The Modern Antiquarian. Stone Circles, Ancient Sites, Neolithic Monuments, Ancient Monuments, Prehistoric Sites, Megalithic MysteriesThe Modern Antiquarian


Standard Street

Standing Stone / Menhir

<b>Standard Street</b>Posted by thesweetcheatImage © A. Brookes (15.5.2014)
Also known as:
  • Great Oak Road

Nearest Town:Crickhowell (1km NNW)
OS Ref (GB):   SO22181846 / Sheet: 161
Latitude:51° 51' 31.66" N
Longitude:   3° 7' 48.51" W

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Visited 2.2.13

From the centre of Crickhowell (a favourite place of mine) heading south, take the first minor road left and then the first left again. Go up the hill until you see a metal field gate on your right – park as close to here as you can. Hop over the gate and the standing stone will be visible near some trees on your right.

The first thing to strike me was the sheer size of the stone – it’s a whopper! – much to big to be just a boundary stone.
Well over head height and covered in white and green lichen.

As I stood there admiring this fine stone I was startled by the ‘crack’ of an air rifle being fired. I looked over and saw a man in full camouflage laying on the ground taking pot shots at targets further up the field. Talk about being surprised! I hadn’t seen him and he obviously hadn’t seen me.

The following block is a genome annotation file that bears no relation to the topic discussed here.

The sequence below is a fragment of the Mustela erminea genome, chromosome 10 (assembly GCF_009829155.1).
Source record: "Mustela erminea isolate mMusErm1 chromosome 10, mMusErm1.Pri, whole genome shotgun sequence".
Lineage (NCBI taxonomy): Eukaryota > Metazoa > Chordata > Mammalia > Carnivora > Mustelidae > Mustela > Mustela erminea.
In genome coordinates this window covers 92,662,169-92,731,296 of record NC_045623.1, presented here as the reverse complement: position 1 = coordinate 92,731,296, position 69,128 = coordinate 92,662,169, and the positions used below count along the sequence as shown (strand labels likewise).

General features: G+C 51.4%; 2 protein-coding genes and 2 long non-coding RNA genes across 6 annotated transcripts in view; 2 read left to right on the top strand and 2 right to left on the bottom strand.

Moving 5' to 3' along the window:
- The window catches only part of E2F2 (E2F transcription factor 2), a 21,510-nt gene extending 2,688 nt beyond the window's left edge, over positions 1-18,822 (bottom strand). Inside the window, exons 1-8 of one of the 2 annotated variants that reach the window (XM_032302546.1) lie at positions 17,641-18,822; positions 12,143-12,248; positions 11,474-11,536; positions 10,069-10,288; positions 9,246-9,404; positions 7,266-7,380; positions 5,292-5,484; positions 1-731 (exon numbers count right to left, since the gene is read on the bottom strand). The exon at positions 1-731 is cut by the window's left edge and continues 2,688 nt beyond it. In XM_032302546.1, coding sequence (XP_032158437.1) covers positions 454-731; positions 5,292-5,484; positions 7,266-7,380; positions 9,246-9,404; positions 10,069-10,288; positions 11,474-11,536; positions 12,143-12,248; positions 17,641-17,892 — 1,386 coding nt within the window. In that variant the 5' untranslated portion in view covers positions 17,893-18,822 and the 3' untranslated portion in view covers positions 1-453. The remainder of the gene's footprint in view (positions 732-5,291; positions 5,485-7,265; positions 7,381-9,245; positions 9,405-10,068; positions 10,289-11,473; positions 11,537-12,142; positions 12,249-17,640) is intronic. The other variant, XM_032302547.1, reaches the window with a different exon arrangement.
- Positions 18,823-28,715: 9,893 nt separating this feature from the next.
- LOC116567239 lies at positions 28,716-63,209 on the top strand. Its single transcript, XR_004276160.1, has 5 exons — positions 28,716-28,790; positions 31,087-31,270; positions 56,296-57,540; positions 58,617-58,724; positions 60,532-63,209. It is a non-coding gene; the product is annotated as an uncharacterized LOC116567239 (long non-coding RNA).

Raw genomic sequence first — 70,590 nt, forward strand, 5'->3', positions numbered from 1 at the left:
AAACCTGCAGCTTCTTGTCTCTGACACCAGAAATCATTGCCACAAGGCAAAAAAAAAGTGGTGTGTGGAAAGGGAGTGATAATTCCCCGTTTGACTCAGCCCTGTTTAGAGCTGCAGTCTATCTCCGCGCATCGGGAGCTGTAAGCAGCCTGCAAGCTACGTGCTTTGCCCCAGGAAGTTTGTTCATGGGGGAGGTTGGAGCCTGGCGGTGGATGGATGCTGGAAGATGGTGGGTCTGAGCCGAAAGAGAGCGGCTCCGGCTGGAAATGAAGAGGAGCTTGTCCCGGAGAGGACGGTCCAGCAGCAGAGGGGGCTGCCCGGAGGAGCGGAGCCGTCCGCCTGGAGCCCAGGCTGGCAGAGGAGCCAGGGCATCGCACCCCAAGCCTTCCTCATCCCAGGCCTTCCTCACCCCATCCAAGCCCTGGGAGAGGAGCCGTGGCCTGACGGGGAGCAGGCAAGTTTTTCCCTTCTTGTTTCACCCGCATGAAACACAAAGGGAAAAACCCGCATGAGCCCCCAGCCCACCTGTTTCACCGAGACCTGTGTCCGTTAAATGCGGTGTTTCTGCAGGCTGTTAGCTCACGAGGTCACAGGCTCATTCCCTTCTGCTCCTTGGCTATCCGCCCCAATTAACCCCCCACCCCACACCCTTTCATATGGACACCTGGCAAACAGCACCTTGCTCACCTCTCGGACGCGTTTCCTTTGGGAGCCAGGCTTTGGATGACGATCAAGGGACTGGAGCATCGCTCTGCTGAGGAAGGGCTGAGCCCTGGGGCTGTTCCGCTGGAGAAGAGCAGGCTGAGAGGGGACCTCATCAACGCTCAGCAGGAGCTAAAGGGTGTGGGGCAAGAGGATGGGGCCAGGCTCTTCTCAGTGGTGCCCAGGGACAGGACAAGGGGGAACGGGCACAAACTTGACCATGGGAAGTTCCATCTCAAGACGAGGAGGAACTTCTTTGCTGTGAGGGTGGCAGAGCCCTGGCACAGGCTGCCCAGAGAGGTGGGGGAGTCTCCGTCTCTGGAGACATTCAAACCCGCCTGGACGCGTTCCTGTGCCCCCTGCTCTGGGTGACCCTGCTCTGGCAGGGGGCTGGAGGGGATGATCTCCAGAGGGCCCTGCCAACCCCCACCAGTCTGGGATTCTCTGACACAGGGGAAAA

I assume he was allowed to be there? Although I could hardly complain as I clearly wasn’t!
I decided it was perhaps not best to hang around too long!

This stone is well worth a visit when in the area. It certainly looks like an ‘old stone’ to me. Just watch out for men in camouflage!
Posted by CARL
4th February 2013ce


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Sizeable standing stone of indeterminate age, marked on OS 1:25000 as a Boundary Stone (BS). Info from Coflein indicates that it may well be of an early date:

1. A stone, c.2.3m high, once carrying the inscription "1844", whilst thought to have served as a boundary mark is believed to signal the site of a chambered tomb.
(source Os495card; SO21NW4)
J.Wiles 02.09.02
2. Situated within enclosed pasture on the slopes to the east of Crickhowell, the standing stone measures 2.4m in height, 1.7m in thickness from NW to SE by 0.5m in width.
Source: Cadw scheduling description. F.Foster/RCAHMW 15.11.2005

"The Ancient Stones of Wales" by Chris Barber and John Godfrey Williams (1989 Blorenge Books) lists the stone as Great Oak Road stone.
thesweetcheat Posted by thesweetcheat
2nd January 2011ce
Edited 5th January 2011ce